Heirs of Jewish art worth £190m lose US Supreme Court Case
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Heirs of Jewish art worth £190m lose US Supreme Court Case

Dealers’ descendants say their ancestors were forced to sell the 'Guelph Treasure' for less than the artworks were worth, which was disputed by Berlin’s Museum of Decorative Arts

Cross from the Guelph Treasure (Bode Museum, Berlin)
 (Wikipedia/Author	User:FA2010 / Public domain)
Cross from the Guelph Treasure (Bode Museum, Berlin) (Wikipedia/Author User:FA2010 / Public domain)

The heirs of Jewish art dealers who sold medieval Christian art worth £190 million in Germany in the 1930s have lost their US Supreme Court quest for its return.

The plaintiffs are descended from two of the four Jewish dealers who sold the so-called Guelph Treasure in 1935 for about 60 percent of what they paid for it six years earlier.

Lawyers say Nazi persecution coerced them.

A total of 42 objects, mainly church reliquaries, are included in the collection that has been displayed in Berlin’s Museum of Decorative Arts since 1963. Among the items are a cross encrusted with crystals and bones supposedly of saints.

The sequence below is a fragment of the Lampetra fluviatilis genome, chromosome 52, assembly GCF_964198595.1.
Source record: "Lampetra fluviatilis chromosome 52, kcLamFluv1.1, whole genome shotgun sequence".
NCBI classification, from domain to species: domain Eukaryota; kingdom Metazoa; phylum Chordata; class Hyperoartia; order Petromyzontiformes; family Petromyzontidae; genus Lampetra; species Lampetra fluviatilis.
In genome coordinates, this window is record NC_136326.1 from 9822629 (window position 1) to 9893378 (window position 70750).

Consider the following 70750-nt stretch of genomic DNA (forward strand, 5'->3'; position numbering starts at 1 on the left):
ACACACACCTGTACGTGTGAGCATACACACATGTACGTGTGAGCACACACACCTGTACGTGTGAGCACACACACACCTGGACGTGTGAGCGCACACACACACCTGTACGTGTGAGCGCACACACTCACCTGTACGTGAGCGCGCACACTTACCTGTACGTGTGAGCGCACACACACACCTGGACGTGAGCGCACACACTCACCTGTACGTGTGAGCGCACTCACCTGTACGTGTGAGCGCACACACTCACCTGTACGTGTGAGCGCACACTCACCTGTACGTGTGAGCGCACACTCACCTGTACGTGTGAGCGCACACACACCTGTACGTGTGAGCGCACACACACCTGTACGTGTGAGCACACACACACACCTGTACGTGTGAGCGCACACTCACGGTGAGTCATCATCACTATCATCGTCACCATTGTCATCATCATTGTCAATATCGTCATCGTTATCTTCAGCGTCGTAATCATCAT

The Jewish dealers’ descendants say their ancestors were forced to sell for less than the artworks were worth, but the museum’s foundation says the art lost value after the Wall Street crash a few years earlier, causing prices to tumble.

The foundation has returned more than 350 works by artists including Edvard Munch, Vincent van Gogh and Caspar David Friedrich since 1998, but its president Hermann Parzinger said the circumstances that would typically prompt a return of artwork were not present here.

The Supreme Court justices this week reinforced the traditional US reliance on countries to use their own legal systems to ensure restitution, as US law “does not govern the world”. They further noted that Germany had already spent around £70 billion on restitution since 1945.

Their argument was not accepted by the dealers’ heirs, however. “It was simply not possible in 1935 for any Jewish business, least of all dealers in possession of the German national treasure, to get a fair deal,” said Jed Leiber, whose grandfather Saemy Rosenberg was one of the dealers.

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